1. Those are wonderful designs. Hopefully, people will keep up the tradition. Home port is my favorite.

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    1. I love all of them. There are so many--I keep seeing new ones all the time.

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  2. How lovely that the work of these talented artisans continues to thrive, and grow. It would be hard to go past these charming designs.

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    1. I agree with you. There are so many more, too. I love all of them.

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  3. Hi, Kathleen!

    You are fortunate to live in Gloucester. Although I am a newcomer to your blog I am quickly learning why your city and neighboring communities are places of inspiration.

    Mrs. Shady is an artist and I will show her your post. These samples of work produced by Folly Cove Designers are simply wonderful. Surely Julia's Etsy shop is doing a brisk business selling items bearing these unique designs.

    Coincidentally Mrs. Shady watched the movie The Perfect Storm just the other day.

    Thanks, dear friend Kathleen, and enjoy the rest of your weekend!

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    1. Hi, Shady, thanks again for visiting. I love my little corner of the world. Maybe some day I'll write a blog post about the filming of The Perfect Storm" here. It was an exciting time!

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  4. Wow, this stuff is beautiful, reminds me a bit of William Morris, and Aubrey Beardsly. The story behind it makes it all even more amazing.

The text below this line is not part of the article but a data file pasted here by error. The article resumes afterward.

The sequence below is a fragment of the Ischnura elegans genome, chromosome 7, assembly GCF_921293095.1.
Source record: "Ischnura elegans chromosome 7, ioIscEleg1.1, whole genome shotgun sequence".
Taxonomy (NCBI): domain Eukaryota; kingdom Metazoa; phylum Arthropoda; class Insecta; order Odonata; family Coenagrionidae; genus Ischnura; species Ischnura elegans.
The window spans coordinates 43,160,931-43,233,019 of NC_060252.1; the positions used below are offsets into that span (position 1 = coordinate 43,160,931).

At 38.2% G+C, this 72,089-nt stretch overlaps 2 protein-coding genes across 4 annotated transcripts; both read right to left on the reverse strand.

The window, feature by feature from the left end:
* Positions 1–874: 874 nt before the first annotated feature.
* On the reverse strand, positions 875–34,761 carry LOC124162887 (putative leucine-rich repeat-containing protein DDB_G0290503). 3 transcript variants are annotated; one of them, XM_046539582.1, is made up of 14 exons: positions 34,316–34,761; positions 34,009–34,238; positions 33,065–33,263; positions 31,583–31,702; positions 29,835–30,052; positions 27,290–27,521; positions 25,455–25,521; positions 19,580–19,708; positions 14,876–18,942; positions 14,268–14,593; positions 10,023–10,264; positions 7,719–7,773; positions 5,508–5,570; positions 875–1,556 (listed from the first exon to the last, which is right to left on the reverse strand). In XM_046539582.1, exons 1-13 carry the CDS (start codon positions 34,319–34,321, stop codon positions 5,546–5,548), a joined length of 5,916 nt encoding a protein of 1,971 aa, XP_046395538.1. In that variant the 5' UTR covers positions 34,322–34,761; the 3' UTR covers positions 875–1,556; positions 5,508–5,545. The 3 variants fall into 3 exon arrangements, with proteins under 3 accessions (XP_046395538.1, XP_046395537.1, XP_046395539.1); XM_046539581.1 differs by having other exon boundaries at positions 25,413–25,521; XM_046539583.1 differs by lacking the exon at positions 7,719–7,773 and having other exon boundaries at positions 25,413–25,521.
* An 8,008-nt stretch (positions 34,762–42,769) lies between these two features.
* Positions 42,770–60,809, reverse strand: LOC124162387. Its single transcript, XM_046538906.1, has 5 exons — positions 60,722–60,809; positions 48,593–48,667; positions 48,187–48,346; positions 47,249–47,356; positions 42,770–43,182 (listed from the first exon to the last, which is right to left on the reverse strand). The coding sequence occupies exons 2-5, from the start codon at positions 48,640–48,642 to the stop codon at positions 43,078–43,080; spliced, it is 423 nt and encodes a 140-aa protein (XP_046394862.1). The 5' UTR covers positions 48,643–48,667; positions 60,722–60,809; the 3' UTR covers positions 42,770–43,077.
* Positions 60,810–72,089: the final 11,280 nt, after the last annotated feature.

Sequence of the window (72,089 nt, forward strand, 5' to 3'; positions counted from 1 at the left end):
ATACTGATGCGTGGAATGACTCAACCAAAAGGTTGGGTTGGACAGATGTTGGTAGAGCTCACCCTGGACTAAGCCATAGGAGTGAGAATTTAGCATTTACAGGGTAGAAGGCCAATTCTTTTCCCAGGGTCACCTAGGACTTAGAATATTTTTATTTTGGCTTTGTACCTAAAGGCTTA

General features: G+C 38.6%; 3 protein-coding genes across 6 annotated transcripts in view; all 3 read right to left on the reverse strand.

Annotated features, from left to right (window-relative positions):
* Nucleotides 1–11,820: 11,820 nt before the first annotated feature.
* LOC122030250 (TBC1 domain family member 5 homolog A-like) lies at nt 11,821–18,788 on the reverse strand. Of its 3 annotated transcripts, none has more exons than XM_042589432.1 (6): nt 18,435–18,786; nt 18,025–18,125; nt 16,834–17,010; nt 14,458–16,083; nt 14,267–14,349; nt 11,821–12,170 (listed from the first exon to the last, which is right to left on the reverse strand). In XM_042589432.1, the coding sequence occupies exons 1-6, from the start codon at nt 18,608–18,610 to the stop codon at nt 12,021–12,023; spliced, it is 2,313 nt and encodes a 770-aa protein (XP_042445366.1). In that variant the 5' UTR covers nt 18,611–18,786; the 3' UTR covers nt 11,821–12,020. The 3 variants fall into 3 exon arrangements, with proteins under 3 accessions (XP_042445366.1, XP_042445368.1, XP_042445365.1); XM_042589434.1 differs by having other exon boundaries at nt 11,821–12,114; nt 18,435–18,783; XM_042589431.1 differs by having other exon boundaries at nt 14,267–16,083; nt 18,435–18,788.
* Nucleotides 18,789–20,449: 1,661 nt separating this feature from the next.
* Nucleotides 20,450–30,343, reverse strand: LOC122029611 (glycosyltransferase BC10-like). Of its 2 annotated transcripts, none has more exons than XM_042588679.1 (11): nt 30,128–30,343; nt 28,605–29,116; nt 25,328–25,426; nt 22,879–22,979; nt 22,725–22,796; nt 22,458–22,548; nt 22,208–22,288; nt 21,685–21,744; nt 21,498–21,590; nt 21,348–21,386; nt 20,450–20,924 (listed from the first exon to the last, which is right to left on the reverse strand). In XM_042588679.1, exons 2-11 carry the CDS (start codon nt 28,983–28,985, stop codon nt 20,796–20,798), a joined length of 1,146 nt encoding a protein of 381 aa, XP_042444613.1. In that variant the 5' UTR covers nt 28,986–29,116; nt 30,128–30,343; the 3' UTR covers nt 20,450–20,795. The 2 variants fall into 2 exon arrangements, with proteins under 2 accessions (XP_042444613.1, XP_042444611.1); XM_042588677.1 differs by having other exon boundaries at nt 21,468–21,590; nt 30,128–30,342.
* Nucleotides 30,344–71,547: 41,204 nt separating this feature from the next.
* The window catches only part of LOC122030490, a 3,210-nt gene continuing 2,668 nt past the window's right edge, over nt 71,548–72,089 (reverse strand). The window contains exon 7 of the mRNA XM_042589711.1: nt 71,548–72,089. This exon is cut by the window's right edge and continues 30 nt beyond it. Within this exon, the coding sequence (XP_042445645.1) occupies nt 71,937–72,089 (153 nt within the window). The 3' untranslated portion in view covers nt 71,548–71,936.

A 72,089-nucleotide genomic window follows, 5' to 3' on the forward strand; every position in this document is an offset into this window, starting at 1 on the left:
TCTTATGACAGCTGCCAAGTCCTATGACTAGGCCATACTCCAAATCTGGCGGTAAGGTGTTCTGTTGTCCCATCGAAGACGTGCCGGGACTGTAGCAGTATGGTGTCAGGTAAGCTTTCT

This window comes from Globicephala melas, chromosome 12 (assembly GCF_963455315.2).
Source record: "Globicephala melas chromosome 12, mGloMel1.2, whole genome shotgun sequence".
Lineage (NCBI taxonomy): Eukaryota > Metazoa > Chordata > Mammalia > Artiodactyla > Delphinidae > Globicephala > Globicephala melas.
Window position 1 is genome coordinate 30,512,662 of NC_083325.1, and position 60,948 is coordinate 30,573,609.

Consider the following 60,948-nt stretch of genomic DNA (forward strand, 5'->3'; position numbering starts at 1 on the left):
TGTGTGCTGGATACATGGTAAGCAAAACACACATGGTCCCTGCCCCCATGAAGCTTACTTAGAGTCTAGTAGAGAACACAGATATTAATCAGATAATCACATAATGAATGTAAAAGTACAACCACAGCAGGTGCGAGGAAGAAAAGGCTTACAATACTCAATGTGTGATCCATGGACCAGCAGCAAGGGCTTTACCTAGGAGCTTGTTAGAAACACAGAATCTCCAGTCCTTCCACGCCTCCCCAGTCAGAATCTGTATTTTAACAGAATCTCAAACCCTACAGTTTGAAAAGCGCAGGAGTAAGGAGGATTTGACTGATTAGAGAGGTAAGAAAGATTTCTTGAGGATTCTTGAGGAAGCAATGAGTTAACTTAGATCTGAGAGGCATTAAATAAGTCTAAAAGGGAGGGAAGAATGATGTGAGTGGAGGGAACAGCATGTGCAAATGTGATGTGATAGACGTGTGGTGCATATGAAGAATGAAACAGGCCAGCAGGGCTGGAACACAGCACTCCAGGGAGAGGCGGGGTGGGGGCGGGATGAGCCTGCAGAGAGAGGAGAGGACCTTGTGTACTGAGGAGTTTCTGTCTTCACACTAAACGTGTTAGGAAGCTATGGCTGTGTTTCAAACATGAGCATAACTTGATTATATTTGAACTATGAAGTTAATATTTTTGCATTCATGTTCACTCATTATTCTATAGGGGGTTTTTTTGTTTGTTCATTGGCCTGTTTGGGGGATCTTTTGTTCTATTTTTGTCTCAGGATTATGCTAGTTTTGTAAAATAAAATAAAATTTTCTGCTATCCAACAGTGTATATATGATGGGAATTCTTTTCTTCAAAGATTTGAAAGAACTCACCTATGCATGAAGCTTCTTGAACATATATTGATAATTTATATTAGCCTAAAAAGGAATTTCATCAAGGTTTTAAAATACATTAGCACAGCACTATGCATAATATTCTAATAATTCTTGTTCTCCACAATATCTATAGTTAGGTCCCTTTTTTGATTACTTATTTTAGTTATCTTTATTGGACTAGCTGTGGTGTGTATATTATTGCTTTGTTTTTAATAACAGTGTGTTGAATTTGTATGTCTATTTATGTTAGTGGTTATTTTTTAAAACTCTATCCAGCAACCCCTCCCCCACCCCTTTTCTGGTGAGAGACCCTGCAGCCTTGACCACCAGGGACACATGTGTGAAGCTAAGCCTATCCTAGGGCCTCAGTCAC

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    1. You're right about Morris and Beardsley! The designs are so charming. I hope they are around for a long time.

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  5. Very lovely! I like the Lily of the Valley best. Have a great week!

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    1. I confess of all the flower designs that is my favorite.

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  6. Those are lovely! I love tea towels. They make such a great collector's item - practical and don't take up too much space. I think my favorite is the lobster one.

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    1. I agree about the tea towels. And the lobsters. :)

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  7. I love these stylized designs. They are so interesting because they capture repetitious life moments in such an engaging way.

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    1. That's an interesting way of looking at it, Lee. I never thought of that.

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  8. What beautiful designs. I remember doing something like that in school - I ended up with random hack marks as my print, so I can appreciate the skill involved in this art!

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    1. Yes, I tried it with rubber blocks but the results were not exactly stunning!

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  9. How lovely! I need more budget for art.

    @mirymom1 from
    Balancing Act

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  10. Hoe delightful that their designs live on!

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  11. I love the designs and have always enjoyed block type printing. THe blocks themselves are works of art.